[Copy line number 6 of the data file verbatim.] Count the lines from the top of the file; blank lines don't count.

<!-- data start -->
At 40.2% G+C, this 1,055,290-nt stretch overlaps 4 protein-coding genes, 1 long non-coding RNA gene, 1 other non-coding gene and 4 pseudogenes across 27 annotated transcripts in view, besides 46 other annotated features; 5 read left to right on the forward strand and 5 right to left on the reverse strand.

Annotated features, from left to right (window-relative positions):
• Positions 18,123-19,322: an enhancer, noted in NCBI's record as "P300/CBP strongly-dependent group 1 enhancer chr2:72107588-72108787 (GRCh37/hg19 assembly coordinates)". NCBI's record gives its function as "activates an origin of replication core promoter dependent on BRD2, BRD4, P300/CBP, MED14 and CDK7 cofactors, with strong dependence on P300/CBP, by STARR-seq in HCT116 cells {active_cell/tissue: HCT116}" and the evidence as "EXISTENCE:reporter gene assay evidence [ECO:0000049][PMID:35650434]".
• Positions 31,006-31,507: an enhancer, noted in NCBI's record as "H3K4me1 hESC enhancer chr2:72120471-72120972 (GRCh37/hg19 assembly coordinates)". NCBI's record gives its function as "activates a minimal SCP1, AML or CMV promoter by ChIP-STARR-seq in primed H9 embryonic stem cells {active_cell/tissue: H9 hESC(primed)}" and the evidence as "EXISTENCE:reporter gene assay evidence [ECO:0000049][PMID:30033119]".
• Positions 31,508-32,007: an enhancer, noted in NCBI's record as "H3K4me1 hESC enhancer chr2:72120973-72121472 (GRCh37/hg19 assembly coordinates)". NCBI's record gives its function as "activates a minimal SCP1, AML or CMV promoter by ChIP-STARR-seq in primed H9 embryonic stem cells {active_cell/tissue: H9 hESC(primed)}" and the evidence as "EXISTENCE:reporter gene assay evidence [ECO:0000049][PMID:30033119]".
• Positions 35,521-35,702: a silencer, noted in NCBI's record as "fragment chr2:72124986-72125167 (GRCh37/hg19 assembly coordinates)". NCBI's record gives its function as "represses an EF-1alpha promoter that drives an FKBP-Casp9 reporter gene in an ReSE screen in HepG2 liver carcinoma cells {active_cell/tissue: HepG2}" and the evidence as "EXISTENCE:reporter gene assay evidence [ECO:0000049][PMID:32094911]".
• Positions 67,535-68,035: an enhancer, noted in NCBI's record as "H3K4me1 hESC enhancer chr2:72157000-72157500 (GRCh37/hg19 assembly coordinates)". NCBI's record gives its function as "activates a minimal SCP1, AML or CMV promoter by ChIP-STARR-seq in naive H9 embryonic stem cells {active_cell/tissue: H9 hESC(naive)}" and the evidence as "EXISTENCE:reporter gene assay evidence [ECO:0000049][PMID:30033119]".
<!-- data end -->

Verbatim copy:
• Positions 35,521-35,702: a silencer, noted in NCBI's record as "fragment chr2:72124986-72125167 (GRCh37/hg19 assembly coordinates)". NCBI's record gives its function as "represses an EF-1alpha promoter that drives an FKBP-Casp9 reporter gene in an ReSE screen in HepG2 liver carcinoma cells {active_cell/tissue: HepG2}" and the evidence as "EXISTENCE:reporter gene assay evidence [ECO:0000049][PMID:32094911]".